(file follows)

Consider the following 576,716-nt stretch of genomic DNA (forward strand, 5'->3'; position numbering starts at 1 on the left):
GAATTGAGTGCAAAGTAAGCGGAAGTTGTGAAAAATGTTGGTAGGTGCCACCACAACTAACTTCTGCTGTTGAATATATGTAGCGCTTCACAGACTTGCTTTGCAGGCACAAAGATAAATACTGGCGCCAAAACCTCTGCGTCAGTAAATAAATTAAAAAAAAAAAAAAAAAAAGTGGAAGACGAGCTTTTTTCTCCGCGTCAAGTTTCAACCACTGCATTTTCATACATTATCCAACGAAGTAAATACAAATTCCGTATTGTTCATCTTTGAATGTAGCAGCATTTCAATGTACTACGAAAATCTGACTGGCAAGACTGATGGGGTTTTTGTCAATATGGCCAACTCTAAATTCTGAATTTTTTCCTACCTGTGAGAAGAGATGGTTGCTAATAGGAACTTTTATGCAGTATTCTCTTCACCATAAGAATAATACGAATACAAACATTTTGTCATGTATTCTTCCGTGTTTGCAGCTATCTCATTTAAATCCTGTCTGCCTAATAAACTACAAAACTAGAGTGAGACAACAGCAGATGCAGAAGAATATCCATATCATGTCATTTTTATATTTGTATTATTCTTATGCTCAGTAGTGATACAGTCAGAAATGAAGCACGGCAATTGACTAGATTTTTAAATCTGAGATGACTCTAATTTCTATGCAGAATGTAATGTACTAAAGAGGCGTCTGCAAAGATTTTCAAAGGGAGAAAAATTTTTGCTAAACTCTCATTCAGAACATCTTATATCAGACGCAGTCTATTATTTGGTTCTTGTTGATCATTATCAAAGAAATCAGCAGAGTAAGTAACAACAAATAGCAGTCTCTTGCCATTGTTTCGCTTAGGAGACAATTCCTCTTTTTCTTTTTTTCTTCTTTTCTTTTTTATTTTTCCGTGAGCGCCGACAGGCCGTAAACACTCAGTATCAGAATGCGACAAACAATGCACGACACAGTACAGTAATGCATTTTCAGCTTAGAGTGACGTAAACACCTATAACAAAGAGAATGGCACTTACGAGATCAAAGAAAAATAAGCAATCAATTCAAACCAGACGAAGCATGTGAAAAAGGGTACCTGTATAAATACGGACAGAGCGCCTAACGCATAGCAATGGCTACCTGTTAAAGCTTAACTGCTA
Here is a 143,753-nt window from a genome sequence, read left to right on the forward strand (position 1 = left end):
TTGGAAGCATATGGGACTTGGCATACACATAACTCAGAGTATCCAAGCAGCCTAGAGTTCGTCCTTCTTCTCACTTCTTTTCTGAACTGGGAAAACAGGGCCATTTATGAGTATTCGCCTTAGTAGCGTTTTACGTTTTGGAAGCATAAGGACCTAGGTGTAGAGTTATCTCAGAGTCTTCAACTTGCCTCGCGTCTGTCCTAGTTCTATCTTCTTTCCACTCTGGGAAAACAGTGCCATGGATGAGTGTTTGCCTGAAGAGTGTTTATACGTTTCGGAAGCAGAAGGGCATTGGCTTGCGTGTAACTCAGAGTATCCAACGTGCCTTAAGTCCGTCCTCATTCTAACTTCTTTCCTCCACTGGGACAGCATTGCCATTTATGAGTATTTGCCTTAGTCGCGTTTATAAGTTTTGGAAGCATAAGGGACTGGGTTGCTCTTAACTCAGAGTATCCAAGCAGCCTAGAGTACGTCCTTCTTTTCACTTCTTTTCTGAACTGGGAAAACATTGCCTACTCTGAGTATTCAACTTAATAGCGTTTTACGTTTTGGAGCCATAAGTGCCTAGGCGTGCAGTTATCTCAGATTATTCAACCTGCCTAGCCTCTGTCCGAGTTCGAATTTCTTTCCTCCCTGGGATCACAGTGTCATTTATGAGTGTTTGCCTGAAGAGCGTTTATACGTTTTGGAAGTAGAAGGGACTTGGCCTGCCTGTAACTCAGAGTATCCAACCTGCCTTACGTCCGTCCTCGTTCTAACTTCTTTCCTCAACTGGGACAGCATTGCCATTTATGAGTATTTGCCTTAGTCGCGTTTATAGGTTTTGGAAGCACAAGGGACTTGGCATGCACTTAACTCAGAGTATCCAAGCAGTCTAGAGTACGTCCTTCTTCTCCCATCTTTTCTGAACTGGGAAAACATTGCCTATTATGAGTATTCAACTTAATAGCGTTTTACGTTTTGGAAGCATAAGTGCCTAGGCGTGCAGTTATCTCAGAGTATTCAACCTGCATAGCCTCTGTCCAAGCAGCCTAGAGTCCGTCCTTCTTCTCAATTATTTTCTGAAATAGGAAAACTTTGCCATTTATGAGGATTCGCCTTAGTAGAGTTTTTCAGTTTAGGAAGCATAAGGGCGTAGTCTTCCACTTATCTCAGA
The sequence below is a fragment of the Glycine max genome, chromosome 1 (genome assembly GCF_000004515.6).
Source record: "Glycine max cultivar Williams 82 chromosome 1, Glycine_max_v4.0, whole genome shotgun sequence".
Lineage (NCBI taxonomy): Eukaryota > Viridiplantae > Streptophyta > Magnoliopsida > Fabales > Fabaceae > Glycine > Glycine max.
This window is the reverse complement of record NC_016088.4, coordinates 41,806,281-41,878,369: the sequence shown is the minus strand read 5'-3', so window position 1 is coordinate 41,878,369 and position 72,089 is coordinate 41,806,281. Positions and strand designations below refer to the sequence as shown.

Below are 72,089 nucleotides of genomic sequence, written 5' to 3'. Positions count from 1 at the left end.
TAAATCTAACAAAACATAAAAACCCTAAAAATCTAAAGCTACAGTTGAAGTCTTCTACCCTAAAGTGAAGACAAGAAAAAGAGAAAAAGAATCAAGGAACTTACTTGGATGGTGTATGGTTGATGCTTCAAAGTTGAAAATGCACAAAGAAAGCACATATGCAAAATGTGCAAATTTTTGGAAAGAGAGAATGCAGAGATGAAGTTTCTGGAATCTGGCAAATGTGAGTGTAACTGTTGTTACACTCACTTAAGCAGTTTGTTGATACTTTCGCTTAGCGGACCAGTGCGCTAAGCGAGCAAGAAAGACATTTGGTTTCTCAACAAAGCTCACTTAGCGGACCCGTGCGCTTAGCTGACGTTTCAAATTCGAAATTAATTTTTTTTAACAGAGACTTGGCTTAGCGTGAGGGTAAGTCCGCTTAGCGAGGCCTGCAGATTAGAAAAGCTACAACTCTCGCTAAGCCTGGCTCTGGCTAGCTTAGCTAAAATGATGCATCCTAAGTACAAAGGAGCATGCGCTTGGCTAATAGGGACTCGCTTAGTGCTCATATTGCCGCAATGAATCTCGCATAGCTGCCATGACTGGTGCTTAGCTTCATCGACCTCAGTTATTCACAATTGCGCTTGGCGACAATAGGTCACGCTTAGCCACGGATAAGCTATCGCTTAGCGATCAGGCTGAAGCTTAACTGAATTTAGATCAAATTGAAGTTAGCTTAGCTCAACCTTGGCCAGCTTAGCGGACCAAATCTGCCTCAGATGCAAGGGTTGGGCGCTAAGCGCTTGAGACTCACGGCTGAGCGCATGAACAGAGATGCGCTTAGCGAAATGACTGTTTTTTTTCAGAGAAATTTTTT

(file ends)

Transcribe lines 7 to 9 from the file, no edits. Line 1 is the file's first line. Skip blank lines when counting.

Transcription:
Lineage (NCBI taxonomy): Eukaryota > Viridiplantae > Streptophyta > Magnoliopsida > Fabales > Fabaceae > Glycine > Glycine max.
This window is the reverse complement of record NC_016088.4, coordinates 41,806,281-41,878,369: the sequence shown is the minus strand read 5'-3', so window position 1 is coordinate 41,878,369 and position 72,089 is coordinate 41,806,281. Positions and strand designations below refer to the sequence as shown.

Below are 72,089 nucleotides of genomic sequence, written 5' to 3'. Positions count from 1 at the left end.